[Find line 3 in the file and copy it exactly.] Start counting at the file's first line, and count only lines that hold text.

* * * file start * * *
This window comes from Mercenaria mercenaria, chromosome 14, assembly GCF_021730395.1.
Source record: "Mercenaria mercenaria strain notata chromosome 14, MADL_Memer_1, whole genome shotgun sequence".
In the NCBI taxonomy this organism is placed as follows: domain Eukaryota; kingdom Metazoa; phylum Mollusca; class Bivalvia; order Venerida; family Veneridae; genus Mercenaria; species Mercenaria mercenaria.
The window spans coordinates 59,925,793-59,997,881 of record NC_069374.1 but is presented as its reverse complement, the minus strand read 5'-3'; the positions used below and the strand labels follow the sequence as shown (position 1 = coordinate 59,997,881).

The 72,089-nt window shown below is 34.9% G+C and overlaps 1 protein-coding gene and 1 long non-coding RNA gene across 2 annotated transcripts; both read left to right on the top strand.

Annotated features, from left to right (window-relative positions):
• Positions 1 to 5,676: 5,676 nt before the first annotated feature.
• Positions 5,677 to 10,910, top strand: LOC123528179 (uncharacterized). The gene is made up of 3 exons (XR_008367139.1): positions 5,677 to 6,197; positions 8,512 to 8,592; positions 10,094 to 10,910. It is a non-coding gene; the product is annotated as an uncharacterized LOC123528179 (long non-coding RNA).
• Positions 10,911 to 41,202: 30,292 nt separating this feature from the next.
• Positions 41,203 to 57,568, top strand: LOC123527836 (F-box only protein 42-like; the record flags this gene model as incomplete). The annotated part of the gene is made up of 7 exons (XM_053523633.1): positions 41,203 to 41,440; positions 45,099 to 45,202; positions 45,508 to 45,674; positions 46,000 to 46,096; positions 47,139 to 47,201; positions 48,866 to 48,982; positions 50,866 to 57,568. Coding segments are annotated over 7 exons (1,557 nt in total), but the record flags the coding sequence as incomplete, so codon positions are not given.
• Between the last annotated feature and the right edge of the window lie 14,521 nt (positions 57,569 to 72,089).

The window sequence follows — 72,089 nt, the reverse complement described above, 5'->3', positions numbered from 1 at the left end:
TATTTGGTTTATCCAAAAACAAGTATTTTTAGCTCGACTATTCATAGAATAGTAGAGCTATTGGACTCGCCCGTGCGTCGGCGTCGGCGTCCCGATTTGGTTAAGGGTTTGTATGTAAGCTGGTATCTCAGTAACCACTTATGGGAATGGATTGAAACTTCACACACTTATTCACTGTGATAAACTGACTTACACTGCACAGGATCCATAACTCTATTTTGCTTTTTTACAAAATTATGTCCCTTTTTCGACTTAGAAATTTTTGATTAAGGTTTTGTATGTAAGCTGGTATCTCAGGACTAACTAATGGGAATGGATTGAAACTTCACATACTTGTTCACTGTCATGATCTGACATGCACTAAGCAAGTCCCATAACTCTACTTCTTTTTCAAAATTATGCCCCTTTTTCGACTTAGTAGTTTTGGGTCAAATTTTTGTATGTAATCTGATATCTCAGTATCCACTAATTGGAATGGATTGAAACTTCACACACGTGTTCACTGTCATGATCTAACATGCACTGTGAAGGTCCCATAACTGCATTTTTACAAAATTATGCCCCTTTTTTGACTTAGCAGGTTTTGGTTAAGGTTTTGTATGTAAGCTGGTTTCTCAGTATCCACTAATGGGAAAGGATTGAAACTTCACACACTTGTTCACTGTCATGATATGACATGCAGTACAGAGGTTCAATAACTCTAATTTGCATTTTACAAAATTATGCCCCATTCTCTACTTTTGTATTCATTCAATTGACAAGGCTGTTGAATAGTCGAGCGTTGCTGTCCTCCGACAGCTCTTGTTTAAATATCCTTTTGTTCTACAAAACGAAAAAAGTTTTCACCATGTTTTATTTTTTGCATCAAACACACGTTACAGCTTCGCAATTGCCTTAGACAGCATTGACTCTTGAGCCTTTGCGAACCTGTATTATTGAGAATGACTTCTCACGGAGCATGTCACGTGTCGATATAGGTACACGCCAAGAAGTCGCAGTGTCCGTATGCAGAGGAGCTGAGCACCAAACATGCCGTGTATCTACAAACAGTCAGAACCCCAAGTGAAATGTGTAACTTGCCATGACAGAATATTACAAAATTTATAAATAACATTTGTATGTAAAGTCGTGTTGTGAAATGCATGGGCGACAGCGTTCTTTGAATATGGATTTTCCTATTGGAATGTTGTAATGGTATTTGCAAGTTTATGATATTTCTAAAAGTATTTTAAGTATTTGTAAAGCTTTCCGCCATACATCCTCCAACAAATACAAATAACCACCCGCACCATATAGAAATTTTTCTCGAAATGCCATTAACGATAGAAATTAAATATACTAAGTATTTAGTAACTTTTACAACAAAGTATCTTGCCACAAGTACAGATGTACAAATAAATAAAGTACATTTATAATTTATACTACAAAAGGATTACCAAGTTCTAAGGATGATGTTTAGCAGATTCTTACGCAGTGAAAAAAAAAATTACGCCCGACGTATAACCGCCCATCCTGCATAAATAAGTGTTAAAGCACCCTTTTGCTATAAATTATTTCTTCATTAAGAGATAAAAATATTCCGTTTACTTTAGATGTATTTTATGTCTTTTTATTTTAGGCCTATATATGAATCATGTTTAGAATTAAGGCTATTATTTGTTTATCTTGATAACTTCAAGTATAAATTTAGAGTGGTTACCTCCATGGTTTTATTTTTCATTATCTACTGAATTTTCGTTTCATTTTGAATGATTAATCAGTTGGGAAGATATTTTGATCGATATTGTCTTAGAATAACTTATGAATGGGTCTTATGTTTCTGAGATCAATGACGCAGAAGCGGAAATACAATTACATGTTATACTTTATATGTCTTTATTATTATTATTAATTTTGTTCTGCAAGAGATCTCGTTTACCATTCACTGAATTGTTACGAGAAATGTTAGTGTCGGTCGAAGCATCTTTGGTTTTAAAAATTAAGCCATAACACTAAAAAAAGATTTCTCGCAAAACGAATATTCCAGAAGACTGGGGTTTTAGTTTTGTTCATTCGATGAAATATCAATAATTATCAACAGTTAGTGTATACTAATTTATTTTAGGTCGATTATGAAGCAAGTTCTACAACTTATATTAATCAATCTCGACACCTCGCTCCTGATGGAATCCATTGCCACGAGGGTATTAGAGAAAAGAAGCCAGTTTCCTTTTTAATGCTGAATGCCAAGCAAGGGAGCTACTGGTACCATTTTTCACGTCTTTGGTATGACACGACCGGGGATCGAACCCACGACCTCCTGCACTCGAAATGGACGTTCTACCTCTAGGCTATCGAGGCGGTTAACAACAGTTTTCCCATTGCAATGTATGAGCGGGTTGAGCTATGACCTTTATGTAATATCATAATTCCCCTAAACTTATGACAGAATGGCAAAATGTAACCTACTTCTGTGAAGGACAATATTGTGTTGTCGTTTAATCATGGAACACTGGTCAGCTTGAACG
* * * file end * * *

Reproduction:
In the NCBI taxonomy this organism is placed as follows: domain Eukaryota; kingdom Metazoa; phylum Mollusca; class Bivalvia; order Venerida; family Veneridae; genus Mercenaria; species Mercenaria mercenaria.